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Caution--Comedy Working: Sketch comedy troupe Dangerous Neighbors earns fans with sendups of serial killer librarians and a sharp eye for the absurd.

Back on The Block

Dangerous Neighbors sends up modern living and skewers predictable Santa Cruz theater

By Andrea Perkins

HIDE THE GARDEN GNOMES and cover children's eyes: Dangerous Neighbors is back with a new show. The seventh (sometimes) annual night of original sketch comedy, Certain Urges, features nine new skits by writer Bill Burman in the tradition of Monty Python, Kids in the Hall and Saturday Night Live.

Based in Santa Cruz, the troupe has shared its unusual and often twisted take on American society with the Bay Area for the last six years, during which time they have acquired an unlikely following: One of the group's most-popular skits, Ethel Pratt--about a librarian who harpoons various members of the community in order to get state funding and enhance her book collection--earned invites to perform at several private library functions. The librarians paid more than Dangerous Neighbors had ever made in a five-week run.

This year the company's run is timed to coincide with the Shakespeare Santa Cruz festival. Co-founder, producer and actor Eric Conly describes the move as an attempt to "bring a fresh set of material to the Santa Cruz stage that offers a balance to the stale and encrusted festival atmosphere that is Shakespeare Santa Cruz.

"This is a great town for breeding new actors and writers, but when it comes to being able to actually practice the craft on a stage outside of the university, there aren't too many options that I can think of," he says.

"People don't want to see shows they're not familiar with," he adds. "People are willing to take a chance all the time at Blockbuster, but very rarely are they willing to take the same chance on theater. So most companies stick to what is known. They know Annie will work, so we get seventeen different productions of Annie. To bring out new theater in Santa Cruz is very difficult."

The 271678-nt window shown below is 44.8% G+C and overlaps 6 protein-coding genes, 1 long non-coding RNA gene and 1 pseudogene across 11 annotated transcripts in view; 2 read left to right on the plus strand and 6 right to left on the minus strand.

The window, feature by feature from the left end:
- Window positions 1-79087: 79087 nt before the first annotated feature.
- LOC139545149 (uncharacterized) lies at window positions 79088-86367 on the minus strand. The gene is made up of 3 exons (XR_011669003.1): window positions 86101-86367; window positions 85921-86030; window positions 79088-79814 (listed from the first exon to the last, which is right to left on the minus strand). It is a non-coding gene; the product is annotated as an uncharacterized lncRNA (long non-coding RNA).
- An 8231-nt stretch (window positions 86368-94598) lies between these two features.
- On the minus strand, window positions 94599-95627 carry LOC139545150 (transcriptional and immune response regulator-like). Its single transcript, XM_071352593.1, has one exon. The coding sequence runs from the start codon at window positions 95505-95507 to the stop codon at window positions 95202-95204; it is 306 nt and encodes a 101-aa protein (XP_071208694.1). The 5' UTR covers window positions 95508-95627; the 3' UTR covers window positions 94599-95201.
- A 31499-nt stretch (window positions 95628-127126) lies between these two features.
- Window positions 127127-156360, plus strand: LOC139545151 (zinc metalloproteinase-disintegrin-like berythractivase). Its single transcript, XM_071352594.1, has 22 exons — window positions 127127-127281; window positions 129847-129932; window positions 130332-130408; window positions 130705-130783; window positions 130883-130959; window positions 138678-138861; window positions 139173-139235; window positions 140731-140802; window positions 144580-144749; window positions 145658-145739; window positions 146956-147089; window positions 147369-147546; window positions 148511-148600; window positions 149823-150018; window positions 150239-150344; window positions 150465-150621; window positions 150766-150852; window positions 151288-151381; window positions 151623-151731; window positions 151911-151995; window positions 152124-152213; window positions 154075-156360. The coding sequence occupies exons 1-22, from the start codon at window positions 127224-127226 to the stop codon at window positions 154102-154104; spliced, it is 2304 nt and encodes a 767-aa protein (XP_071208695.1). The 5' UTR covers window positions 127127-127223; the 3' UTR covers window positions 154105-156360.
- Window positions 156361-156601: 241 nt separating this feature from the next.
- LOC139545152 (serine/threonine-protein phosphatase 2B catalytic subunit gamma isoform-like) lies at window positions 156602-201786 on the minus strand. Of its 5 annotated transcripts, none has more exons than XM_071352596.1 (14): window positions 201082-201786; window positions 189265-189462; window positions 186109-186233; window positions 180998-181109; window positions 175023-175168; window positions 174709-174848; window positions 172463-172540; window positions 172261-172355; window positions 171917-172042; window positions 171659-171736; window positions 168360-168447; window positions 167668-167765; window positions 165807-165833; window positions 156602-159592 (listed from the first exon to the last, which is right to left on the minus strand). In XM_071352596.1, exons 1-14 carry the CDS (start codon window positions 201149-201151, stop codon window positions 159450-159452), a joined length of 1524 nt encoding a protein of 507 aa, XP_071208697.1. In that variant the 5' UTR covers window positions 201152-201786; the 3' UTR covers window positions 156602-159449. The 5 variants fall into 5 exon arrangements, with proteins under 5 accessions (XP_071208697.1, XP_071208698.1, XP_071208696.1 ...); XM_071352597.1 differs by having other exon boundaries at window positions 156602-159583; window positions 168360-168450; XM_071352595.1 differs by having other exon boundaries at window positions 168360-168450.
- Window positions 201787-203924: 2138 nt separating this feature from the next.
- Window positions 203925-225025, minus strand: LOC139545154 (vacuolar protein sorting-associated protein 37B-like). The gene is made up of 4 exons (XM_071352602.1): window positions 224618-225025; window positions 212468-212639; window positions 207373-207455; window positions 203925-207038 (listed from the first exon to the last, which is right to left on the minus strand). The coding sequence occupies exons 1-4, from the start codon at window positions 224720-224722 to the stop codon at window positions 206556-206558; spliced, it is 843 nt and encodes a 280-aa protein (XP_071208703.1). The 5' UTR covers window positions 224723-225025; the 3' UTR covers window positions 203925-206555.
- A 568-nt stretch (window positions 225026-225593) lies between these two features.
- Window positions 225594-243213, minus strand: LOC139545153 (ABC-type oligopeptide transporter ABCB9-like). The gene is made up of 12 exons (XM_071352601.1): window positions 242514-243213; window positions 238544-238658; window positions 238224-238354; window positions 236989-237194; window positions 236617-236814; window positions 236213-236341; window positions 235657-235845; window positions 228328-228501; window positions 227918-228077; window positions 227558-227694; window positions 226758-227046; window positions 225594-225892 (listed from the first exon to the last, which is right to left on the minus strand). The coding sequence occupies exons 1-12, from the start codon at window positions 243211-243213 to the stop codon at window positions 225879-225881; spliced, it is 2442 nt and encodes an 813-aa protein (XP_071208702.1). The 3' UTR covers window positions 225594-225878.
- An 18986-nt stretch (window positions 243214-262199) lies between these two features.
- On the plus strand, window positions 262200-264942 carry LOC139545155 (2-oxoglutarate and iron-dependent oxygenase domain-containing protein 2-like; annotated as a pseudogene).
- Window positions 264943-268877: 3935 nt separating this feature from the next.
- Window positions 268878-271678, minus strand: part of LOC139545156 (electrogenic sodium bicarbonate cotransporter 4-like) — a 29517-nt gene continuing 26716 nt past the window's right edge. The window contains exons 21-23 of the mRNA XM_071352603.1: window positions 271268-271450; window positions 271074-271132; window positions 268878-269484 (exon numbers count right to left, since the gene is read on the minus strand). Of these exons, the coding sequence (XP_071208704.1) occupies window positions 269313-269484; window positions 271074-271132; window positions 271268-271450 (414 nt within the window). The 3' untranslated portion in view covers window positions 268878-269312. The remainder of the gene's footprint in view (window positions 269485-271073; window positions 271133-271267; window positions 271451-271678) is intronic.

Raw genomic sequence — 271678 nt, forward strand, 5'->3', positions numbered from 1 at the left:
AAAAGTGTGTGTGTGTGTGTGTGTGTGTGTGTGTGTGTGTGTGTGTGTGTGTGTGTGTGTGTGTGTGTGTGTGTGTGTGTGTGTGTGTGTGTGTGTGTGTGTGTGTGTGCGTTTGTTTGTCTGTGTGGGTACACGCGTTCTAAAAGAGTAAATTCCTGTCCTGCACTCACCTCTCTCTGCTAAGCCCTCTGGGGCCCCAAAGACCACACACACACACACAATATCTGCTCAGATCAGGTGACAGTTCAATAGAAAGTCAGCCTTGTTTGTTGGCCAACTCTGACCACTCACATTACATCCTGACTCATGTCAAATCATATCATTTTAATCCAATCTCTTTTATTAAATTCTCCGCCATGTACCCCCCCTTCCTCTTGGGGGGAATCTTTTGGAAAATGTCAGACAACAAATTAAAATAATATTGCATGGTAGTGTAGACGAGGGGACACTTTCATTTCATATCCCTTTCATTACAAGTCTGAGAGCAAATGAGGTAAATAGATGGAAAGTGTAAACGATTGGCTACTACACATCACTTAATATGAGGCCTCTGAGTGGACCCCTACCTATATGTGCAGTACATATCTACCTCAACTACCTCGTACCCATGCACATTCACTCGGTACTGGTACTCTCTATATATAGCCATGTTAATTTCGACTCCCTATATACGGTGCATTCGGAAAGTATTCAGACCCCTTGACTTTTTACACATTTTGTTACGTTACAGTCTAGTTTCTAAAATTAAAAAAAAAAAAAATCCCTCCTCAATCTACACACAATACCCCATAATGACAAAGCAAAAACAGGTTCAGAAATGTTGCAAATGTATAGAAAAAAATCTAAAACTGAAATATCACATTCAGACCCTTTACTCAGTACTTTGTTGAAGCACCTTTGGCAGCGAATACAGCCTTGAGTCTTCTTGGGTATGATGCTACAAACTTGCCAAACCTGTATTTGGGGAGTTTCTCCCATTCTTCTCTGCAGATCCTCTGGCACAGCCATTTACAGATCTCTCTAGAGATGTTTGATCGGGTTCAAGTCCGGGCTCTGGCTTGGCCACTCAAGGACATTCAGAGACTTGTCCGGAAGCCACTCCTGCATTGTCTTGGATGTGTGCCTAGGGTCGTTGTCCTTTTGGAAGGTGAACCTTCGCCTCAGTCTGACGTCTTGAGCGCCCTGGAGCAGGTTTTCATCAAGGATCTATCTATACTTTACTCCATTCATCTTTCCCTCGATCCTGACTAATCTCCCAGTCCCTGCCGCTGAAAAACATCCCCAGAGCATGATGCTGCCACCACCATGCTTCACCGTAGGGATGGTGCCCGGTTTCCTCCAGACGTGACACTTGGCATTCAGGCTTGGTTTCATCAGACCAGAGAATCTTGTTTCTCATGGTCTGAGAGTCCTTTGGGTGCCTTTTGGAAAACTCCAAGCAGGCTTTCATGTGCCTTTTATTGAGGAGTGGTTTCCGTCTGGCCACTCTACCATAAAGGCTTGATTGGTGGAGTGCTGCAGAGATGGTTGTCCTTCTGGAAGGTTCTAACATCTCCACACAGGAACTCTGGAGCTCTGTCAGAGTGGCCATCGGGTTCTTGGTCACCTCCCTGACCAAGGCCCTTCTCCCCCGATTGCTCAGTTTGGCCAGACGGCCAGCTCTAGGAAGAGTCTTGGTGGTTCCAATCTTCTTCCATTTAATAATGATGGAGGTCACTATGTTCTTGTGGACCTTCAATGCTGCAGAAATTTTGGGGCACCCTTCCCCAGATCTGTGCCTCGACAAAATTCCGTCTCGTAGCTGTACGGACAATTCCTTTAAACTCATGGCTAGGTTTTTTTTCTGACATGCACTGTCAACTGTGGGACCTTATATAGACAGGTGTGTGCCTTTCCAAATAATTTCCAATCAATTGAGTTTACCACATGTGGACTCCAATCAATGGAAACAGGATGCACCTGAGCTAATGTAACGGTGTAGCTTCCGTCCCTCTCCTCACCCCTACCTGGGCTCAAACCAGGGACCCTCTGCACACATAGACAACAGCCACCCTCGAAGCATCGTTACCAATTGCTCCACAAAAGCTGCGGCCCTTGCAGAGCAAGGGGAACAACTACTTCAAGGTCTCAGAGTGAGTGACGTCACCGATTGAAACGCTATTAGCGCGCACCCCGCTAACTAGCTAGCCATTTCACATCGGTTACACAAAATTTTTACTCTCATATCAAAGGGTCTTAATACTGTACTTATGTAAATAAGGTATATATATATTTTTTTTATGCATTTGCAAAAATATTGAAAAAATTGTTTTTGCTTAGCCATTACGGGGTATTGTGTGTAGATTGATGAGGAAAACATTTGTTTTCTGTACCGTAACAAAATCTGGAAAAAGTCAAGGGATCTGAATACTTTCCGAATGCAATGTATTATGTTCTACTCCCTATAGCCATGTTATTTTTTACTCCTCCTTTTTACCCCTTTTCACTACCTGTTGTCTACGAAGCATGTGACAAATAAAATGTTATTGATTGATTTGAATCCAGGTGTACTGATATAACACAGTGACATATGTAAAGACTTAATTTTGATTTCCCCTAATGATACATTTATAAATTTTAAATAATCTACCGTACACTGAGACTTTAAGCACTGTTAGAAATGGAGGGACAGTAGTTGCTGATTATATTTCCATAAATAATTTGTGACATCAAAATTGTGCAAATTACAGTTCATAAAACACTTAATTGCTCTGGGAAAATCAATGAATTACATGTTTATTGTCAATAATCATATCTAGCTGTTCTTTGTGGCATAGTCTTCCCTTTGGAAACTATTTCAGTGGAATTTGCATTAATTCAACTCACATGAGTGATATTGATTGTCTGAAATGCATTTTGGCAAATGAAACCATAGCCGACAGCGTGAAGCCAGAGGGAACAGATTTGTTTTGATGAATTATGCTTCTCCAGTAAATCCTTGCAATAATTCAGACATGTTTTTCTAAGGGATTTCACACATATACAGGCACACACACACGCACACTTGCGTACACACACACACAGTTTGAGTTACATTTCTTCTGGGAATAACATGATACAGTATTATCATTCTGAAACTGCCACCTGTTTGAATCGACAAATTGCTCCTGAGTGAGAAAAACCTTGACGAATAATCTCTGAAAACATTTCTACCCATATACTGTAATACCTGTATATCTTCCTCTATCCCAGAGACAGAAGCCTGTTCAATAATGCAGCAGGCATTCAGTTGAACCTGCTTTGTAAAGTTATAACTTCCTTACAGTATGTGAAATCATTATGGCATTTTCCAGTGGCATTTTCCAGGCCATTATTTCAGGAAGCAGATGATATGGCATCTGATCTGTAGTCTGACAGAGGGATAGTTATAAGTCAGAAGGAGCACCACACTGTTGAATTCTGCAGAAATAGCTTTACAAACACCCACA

This year's edition tackles the issues of homosexual rehabilitation, gun control and romantic comedies. "We satirize films and TV shows where they're always casting people who don't have to work full-time jobs or wake up every day to an alarm clock, but instead have this free economy to go have panoramic views of the world," he explains.

A MANAGER OF Capitola's New Leaf Cafe, Conly chucked a high-tech career with Intel because it had "no connection" with the rest of his life. Now he spends his spare time reading about Richard Nixon. "He is fascinating," Conly says.

However, William Shatner is his true inspiration. Conly talks at great length about Shatner's under-appreciated style of acting. "It's beautiful how he can overexaggerate a sentence." Perhaps Conly is being sarcastic. It is sometimes hard to tell with him, but something tells me there is more than a grain of sincerity in this tirade.

Comedy is Eric's way of dealing with the fear of life and death, and the disintegration of modern society. "Society is always looking for the next thing to distract it instead of focusing on things that have some kind of intrinsic value," he says passionately. "Comedy lets us look at the absurdity of all that."

The future for Dangerous Neighbors? Two words: corporate sponsorship. Think of it--Budweiser presents Oedipus the musical, complete with pyrotechnics.


Dangerous Neighbors' Certain Urges runs Fri-Sat at 8pm at the Santa Cruz Art League Theater, 526 Broadway, Santa Cruz, through July 29. Tickets are $12 general/$10 seniors. (831.429.9278)

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From the July 5-12, 2000 issue of Metro Santa Cruz.

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